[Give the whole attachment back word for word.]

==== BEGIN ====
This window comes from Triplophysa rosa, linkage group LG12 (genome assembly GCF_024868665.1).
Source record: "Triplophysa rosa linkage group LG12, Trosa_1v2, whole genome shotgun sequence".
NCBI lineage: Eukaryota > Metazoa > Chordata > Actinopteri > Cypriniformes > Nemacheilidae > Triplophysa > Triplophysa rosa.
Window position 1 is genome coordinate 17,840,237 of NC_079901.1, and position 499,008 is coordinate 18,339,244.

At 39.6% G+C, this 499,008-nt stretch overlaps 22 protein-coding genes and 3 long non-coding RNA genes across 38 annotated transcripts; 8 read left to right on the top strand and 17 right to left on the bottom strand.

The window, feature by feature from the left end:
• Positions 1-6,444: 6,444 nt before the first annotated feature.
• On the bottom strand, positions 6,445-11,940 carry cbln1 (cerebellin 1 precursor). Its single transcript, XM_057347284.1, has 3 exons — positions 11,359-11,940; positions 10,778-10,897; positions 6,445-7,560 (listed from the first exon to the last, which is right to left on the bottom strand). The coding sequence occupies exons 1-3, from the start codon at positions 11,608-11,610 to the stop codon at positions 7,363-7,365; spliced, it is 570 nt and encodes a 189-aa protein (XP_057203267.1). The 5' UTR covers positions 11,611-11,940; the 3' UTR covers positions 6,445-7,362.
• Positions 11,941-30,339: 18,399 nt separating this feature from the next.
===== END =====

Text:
This window comes from Triplophysa rosa, linkage group LG12 (genome assembly GCF_024868665.1).
Source record: "Triplophysa rosa linkage group LG12, Trosa_1v2, whole genome shotgun sequence".
NCBI lineage: Eukaryota > Metazoa > Chordata > Actinopteri > Cypriniformes > Nemacheilidae > Triplophysa > Triplophysa rosa.
Window position 1 is genome coordinate 17,840,237 of NC_079901.1, and position 499,008 is coordinate 18,339,244.

At 39.6% G+C, this 499,008-nt stretch overlaps 22 protein-coding genes and 3 long non-coding RNA genes across 38 annotated transcripts; 8 read left to right on the top strand and 17 right to left on the bottom strand.

The window, feature by feature from the left end:
• Positions 1-6,444: 6,444 nt before the first annotated feature.
• On the bottom strand, positions 6,445-11,940 carry cbln1 (cerebellin 1 precursor). Its single transcript, XM_057347284.1, has 3 exons — positions 11,359-11,940; positions 10,778-10,897; positions 6,445-7,560 (listed from the first exon to the last, which is right to left on the bottom strand). The coding sequence occupies exons 1-3, from the start codon at positions 11,608-11,610 to the stop codon at positions 7,363-7,365; spliced, it is 570 nt and encodes a 189-aa protein (XP_057203267.1). The 5' UTR covers positions 11,611-11,940; the 3' UTR covers positions 6,445-7,362.
• Positions 11,941-30,339: 18,399 nt separating this feature from the next.